Tungsten in the former Soviet Union: review of environmental regulations and related research
Nikolay Strigul, Agamemnon Koutsospyros and Christos Christodoulatos

Tungsten is a heavy metal with many industrial, civil and military applications. Currently, there are no environmental regulations in the United States or the European Union addressing tungsten pollution, and published data concerning the environmental effects of tungsten are scarce. In the former USSR, investigation of the toxicological and environmental effects of tungsten began in 1950, and environmental regulations on tungsten pollution were developed. Tungsten was assigned to the third toxicity group (i.e. moderately dangerous chemical compounds) for atmospheric systems in populated areas and for soil, and to the second toxicity group (highly dangerous chemical compounds) for water reservoirs. Maximum allowable concentrations (MAC) established in the former USSR were 0.05 mg L–1 for drinking and practical-use water reservoirs, 0.0008 mg L–1 for reservoirs where fishing is permitted, and 0.15 mg m–3 for air in populated areas. The purpose of this paper is to present a review of the literature published in the former USSR concerning tungsten’s environmental and toxicological behavior. We also examine some more recent studies, conducted in the independent republics, pertaining to environmental regulations; water and soil pollution; plant uptake; human and environmental toxicology; and geochemistry.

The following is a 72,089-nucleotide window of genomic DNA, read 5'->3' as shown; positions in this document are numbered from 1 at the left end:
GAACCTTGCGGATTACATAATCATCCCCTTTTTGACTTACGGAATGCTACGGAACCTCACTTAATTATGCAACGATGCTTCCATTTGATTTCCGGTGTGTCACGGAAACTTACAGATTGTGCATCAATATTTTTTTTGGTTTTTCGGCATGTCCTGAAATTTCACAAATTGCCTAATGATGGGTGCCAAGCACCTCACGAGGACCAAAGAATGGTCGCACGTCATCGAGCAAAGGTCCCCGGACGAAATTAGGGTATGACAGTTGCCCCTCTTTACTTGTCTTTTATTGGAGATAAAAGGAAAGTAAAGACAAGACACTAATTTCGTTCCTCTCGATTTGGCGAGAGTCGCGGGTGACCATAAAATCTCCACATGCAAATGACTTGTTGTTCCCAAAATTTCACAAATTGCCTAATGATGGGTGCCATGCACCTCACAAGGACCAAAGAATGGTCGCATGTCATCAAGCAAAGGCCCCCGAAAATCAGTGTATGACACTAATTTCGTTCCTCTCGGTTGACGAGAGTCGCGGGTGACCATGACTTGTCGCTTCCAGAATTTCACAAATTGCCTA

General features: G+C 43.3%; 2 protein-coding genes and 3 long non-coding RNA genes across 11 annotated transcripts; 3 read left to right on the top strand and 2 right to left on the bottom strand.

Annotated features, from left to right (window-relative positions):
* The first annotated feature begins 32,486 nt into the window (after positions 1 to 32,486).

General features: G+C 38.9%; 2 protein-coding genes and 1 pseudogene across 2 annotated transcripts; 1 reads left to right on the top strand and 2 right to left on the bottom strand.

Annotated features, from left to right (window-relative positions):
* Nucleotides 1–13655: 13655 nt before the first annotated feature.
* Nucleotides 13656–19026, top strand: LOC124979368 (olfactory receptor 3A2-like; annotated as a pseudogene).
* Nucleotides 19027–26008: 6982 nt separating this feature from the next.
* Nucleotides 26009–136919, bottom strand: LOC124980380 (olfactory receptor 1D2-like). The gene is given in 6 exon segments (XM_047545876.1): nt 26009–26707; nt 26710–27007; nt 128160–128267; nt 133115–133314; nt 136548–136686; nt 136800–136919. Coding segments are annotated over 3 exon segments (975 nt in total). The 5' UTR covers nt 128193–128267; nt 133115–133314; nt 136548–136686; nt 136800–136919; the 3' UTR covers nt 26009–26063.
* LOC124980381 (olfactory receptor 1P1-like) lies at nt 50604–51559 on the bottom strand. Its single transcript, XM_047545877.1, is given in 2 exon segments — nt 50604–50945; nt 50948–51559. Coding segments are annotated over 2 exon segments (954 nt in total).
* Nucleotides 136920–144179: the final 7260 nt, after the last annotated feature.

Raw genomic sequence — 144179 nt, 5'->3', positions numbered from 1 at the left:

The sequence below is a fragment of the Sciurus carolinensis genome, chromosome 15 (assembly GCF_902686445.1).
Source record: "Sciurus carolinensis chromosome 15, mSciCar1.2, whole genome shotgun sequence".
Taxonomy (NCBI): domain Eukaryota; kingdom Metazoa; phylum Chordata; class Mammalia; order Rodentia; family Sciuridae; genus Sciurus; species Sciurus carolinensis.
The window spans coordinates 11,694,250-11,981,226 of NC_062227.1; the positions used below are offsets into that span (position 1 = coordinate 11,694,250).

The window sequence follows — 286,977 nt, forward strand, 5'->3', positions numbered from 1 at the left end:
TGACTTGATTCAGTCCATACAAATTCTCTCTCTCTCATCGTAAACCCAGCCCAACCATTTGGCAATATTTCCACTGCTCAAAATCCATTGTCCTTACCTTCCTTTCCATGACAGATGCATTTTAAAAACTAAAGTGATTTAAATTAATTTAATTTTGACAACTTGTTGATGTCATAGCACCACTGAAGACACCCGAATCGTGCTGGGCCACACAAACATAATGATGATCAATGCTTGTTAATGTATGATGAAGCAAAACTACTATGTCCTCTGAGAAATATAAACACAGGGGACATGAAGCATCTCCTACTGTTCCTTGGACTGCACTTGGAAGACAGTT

Key words: environmental regulations, fate and transport, pollution, toxicology, tungsten

Land Contamination & Reclamation, 17 (1), 189-215 (2009)

DOI: 10.2462/09670513.923

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Article code 923